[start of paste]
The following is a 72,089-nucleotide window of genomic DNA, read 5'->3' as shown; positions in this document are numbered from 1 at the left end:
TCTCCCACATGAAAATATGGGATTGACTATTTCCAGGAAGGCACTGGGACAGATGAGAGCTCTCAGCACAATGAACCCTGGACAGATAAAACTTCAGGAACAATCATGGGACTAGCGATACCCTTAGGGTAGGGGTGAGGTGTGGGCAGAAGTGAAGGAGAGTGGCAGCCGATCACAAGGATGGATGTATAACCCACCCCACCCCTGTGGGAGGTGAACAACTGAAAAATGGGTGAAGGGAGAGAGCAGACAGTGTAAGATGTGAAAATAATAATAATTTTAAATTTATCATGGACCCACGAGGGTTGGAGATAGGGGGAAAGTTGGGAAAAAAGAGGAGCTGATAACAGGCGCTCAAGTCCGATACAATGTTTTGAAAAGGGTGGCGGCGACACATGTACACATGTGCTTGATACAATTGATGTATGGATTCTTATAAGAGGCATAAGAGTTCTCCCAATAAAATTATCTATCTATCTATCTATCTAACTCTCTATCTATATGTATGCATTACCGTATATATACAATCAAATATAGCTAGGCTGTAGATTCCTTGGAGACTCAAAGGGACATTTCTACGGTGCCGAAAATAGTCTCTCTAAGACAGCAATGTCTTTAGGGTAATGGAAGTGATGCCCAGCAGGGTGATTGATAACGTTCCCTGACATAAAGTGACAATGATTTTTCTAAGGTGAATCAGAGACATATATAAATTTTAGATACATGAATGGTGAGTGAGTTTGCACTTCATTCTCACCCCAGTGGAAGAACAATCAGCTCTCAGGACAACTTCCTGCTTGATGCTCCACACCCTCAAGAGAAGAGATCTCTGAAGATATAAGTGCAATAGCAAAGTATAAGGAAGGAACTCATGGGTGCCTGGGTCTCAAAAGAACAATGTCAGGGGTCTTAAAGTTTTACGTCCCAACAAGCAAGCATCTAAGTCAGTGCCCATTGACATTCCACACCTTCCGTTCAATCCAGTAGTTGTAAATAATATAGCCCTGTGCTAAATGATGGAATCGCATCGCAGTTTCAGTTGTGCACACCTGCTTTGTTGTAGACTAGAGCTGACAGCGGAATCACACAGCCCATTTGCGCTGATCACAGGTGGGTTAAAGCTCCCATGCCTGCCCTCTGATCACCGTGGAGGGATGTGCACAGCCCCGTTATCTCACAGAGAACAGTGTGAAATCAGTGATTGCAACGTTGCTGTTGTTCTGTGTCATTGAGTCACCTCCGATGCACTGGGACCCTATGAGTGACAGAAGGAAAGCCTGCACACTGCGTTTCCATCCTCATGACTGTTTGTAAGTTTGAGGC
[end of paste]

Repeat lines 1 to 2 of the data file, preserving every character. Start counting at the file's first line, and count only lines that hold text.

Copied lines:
The following is a 72,089-nucleotide window of genomic DNA, read 5'->3' as shown; positions in this document are numbered from 1 at the left end:
TCTCCCACATGAAAATATGGGATTGACTATTTCCAGGAAGGCACTGGGACAGATGAGAGCTCTCAGCACAATGAACCCTGGACAGATAAAACTTCAGGAACAATCATGGGACTAGCGATACCCTTAGGGTAGGGGTGAGGTGTGGGCAGAAGTGAAGGAGAGTGGCAGCCGATCACAAGGATGGATGTATAACCCACCCCACCCCTGTGGGAGGTGAACAACTGAAAAATGGGTGAAGGGAGAGAGCAGACAGTGTAAGATGTGAAAATAATAATAATTTTAAATTTATCATGGACCCACGAGGGTTGGAGATAGGGGGAAAGTTGGGAAAAAAGAGGAGCTGATAACAGGCGCTCAAGTCCGATACAATGTTTTGAAAAGGGTGGCGGCGACACATGTACACATGTGCTTGATACAATTGATGTATGGATTCTTATAAGAGGCATAAGAGTTCTCCCAATAAAATTATCTATCTATCTATCTATCTAACTCTCTATCTATATGTATGCATTACCGTATATATACAATCAAATATAGCTAGGCTGTAGATTCCTTGGAGACTCAAAGGGACATTTCTACGGTGCCGAAAATAGTCTCTCTAAGACAGCAATGTCTTTAGGGTAATGGAAGTGATGCCCAGCAGGGTGATTGATAACGTTCCCTGACATAAAGTGACAATGATTTTTCTAAGGTGAATCAGAGACATATATAAATTTTAGATACATGAATGGTGAGTGAGTTTGCACTTCATTCTCACCCCAGTGGAAGAACAATCAGCTCTCAGGACAACTTCCTGCTTGATGCTCCACACCCTCAAGAGAAGAGATCTCTGAAGATATAAGTGCAATAGCAAAGTATAAGGAAGGAACTCATGGGTGCCTGGGTCTCAAAAGAACAATGTCAGGGGTCTTAAAGTTTTACGTCCCAACAAGCAAGCATCTAAGTCAGTGCCCATTGACATTCCACACCTTCCGTTCAATCCAGTAGTTGTAAATAATATAGCCCTGTGCTAAATGATGGAATCGCATCGCAGTTTCAGTTGTGCACACCTGCTTTGTTGTAGACTAGAGCTGACAGCGGAATCACACAGCCCATTTGCGCTGATCACAGGTGGGTTAAAGCTCCCATGCCTGCCCTCTGATCACCGTGGAGGGATGTGCACAGCCCCGTTATCTCACAGAGAACAGTGTGAAATCAGTGATTGCAACGTTGCTGTTGTTCTGTGTCATTGAGTCACCTCCGATGCACTGGGACCCTATGAGTGACAGAAGGAAAGCCTGCACACTGCGTTTCCATCCTCATGACTGTTTGTAAGTTTGAGGC